Join me Tuesday July 15 at Saratoga Arts Center!

Piping Rock ablaze

Piping Rock ablaze

This coming Tuesday (July 15) at 7 p.m. I’ll be giving a presentation in the Saratoga Arts Center (320 Broadway, Saratoga Springs) on The Burning of The Piping Rock for the Saratoga Springs Preservation Foundation! The title of my presentation is “Arson in Saratoga: Piping Rock and Beyond.” I’ll be talking about the architecture of the infamous Piping Rock Casino, other casinos and the “mysterious fires” that consumed Piping Rock and so many other Saratoga Springs buildings.

There’s going to be a hot time in the old town that night, so come join us! For more information click on: Saratoga Springs Preservation Foundation. Or contact Sarah Kaplan, Membership and Program Coordinator at 518-587-5030 (email:

Visit the Saratoga Springs Preservation Foundation events page on Facebook.

“A Very Special Santa”—a Christmas memory

Here is a Christmas memory I wrote for my “Over My Shoulder” Column© in the Glens Falls Post-Star of December 21, 1994. I hope you enjoy it.

A Very Special Santa

My mother had a little ornament that she placed on the Christmas tree each year, a tiny cotton Santa that she said she had placed on her tree from the time she was a little girl. The little Santa was, truthfully, in sad shape for its years of wear. But it was one of “those things,” something given a special meaning when my mother was so little. Why, no one knew. Not even Mom.

As I grew older, with each Christmas I came to look forward to that Santa being placed gently on a high bough, nestled securely to prevent shrieking children, or cats, from knocking it to the floor. Without realizing it, a part of her childhood Christmases gradually became a part of her children’s. It was a good feeling.

The tiny Santa moved a lot over the years. From my mother’s birthplace in Mechanicville, it went to Saratoga, then to Fort Edward and then Ticonderoga, at each juncture adding children and years to its life. It sagged and it drooped and it faded. Yet it survived, tying each new Christmas into the ones that had passed.

The last time my mother put the Santa on her tree was in Ticonderoga in 1982. Shortly thereafter, she was diagnosed with cancer and on her next Christmas, which was to be her last, she decided she and my father would come to our homes instead. I remember her apology for not having a tree, which I later recognized as her way of saying, “I’m angry because I can’t put up a tree, like I should.”

So that year, 1983, for the first time in decades, the little Santa stayed in a box in my parents’ cellar. At Christmas, 1984, my mother was gone and, again, the little cotton Santa stayed packed away. For that Christmas and the next two, my father would not decorate the house nor have a tree. The Christmas person in the King family was Mom and the Christmas person was gone.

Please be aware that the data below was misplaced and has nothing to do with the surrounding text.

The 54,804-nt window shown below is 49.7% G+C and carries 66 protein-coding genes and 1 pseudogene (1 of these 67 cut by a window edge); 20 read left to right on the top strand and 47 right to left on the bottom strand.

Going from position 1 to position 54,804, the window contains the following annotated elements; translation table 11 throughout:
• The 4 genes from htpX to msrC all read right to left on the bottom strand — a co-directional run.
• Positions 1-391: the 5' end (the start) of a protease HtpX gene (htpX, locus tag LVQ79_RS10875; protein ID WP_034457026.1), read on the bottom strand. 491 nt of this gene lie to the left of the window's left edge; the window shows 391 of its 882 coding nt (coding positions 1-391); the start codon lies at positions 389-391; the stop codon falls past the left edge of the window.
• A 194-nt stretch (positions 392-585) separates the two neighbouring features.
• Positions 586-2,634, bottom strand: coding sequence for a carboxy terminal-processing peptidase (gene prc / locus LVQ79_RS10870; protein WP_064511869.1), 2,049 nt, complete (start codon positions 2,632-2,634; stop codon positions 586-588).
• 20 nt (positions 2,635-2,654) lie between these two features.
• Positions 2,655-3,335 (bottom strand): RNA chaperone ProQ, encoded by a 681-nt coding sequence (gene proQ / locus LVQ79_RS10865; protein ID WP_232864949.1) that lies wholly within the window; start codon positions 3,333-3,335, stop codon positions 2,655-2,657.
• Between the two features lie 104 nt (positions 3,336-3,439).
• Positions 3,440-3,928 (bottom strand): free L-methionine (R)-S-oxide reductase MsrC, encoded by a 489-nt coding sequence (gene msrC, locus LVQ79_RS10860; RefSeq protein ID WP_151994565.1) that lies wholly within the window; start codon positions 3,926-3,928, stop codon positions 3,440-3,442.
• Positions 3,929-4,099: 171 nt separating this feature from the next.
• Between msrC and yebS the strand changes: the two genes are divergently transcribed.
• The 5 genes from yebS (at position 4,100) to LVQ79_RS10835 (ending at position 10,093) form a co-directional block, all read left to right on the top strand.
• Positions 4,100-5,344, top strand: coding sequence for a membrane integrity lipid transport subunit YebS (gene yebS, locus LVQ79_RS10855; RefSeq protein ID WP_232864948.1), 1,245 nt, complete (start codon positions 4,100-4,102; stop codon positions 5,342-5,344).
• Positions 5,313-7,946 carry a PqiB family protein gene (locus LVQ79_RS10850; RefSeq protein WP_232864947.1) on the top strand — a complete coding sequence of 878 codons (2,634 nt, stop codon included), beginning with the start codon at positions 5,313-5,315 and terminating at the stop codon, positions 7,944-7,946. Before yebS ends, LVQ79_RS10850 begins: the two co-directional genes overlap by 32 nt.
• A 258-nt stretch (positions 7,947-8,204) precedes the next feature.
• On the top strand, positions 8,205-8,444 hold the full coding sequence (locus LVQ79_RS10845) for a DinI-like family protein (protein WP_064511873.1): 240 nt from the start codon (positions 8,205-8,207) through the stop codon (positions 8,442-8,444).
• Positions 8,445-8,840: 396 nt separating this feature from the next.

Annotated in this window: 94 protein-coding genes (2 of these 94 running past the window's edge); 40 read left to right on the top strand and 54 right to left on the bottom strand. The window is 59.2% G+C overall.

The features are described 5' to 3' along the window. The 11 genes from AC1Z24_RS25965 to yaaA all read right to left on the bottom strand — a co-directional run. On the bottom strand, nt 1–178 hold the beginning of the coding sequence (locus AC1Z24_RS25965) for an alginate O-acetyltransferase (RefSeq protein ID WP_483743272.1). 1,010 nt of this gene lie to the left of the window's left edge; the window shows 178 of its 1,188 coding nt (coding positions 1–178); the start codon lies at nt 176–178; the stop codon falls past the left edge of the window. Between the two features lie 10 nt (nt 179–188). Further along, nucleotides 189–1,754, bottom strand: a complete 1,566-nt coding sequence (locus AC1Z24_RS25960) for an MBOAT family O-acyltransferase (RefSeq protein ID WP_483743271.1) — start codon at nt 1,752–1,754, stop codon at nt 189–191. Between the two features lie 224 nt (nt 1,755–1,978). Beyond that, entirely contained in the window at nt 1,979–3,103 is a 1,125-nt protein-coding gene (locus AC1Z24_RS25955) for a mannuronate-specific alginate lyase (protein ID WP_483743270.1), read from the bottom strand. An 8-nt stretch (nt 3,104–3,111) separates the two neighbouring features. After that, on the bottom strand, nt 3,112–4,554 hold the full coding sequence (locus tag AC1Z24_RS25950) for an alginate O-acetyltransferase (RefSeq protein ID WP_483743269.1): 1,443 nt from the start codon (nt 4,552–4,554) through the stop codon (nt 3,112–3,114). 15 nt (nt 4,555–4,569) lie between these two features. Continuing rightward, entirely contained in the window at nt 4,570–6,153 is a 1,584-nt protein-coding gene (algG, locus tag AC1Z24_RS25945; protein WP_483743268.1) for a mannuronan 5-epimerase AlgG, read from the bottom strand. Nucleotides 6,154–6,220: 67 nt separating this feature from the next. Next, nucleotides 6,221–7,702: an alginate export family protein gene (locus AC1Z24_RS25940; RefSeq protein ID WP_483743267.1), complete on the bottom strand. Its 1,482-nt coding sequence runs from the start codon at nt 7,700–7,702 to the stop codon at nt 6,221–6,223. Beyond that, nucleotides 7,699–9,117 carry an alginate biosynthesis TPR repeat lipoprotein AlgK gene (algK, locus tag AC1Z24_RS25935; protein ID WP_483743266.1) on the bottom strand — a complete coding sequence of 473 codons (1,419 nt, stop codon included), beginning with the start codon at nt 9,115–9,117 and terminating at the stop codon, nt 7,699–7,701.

About two and a half years after my mother died, Dad told us he was selling our family home in Ticonderoga. It was too big and too full of memories. “Come and take what you want,” he told his children. The rest he would sell. For weeks upon weeks we helped him sort through the remains of a lifetime, as much a reward as a burden. For you must understand that Mom saved everything:  family pictures and letters, dad’s service records, the kids’ report cards, canceled checks, even occupant mail. As I had before, I looked through acres of boxes of Christmas decorations. As before, I could not, amidst them all, find the tiny Santa.

Mom always was fond of saying, “What will be will be.” I resigned myself to the fact that it was gone. “Things change,” my father was always saying. Oddly, I think that while he knew that was true, in a way he never resigned himself to his own wisdom. Almost three years to the day after my mother’s death, he died. Things had, indeed, changed.

For my wife, Sara, and I, that Christmas of 1987 in Glens Falls was, with my daughter being six, filled with expectations of Santa. It was also an oddly empty Christmas. We got out the boxes of decorations and frantically searched for our tree’s special angel, fearful it had been misplaced and then found it packed snugly away. My daughter sighed a big sigh! Under our regular boxes were the ones I’d brought from Ticonderoga. I rummaged through them, looking at the bubble lights and other things from my childhood Christmas trees.

And then, I found it. A tiny box inside of which was my mother’s faded cotton Santa wrapped up securely. Lost, but never really lost. Tenderly, I placed it on a high bough. And there it will go again this year, as we celebrate our Christmas and the memories that a special decoration carry with it.

From my family to you, a very merry Christmas.

Joe Cutshall-King